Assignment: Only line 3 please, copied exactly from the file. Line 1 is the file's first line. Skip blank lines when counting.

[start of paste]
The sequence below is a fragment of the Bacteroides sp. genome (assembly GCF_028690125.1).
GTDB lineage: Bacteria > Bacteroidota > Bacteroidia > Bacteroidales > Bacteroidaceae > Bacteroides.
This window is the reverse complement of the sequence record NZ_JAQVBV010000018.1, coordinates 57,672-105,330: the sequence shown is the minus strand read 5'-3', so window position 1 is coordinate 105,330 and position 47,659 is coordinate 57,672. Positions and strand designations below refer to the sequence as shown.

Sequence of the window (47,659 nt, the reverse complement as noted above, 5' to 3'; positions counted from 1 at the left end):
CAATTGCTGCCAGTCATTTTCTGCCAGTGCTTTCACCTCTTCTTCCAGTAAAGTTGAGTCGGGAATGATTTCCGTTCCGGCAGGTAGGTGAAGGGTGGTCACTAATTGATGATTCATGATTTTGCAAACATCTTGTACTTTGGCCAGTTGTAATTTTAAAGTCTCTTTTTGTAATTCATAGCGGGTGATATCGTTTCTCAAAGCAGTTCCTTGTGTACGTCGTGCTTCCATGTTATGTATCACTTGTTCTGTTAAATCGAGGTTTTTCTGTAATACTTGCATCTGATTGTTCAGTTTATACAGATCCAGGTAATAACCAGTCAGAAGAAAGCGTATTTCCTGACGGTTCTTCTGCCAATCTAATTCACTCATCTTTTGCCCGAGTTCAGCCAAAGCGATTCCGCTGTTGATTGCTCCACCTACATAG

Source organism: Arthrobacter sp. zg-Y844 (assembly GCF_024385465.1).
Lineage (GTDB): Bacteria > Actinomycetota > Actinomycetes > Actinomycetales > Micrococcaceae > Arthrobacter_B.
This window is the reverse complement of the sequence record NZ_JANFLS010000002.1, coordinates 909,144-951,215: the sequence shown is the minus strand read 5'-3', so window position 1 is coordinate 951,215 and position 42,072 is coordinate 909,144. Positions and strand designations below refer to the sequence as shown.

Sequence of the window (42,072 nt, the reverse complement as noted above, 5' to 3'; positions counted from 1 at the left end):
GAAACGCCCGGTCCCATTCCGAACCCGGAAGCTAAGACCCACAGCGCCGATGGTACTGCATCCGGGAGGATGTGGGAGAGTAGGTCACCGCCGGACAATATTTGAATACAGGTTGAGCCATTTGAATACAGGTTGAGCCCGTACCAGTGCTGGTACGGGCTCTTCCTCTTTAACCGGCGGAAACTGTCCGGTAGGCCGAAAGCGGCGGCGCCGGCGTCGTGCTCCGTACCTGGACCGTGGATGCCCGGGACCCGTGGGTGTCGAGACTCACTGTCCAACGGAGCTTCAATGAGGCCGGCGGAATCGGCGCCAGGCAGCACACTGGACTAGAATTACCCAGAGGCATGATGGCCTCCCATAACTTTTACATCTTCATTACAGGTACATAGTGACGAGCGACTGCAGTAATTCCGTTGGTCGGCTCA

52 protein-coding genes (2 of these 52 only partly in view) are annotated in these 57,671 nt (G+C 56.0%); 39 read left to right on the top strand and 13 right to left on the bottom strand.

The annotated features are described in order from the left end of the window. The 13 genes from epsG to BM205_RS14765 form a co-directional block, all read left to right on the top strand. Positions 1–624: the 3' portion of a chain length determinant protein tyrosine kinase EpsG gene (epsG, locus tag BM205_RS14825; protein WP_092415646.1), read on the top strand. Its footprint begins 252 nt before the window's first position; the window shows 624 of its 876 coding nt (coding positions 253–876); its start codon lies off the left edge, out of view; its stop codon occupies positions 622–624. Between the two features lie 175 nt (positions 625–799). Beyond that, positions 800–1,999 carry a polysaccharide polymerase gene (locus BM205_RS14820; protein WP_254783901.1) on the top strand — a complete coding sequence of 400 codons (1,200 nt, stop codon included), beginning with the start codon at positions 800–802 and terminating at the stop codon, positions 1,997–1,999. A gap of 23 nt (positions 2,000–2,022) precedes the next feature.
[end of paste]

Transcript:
This window is the reverse complement of the sequence record NZ_JAQVBV010000018.1, coordinates 57,672-105,330: the sequence shown is the minus strand read 5'-3', so window position 1 is coordinate 105,330 and position 47,659 is coordinate 57,672. Positions and strand designations below refer to the sequence as shown.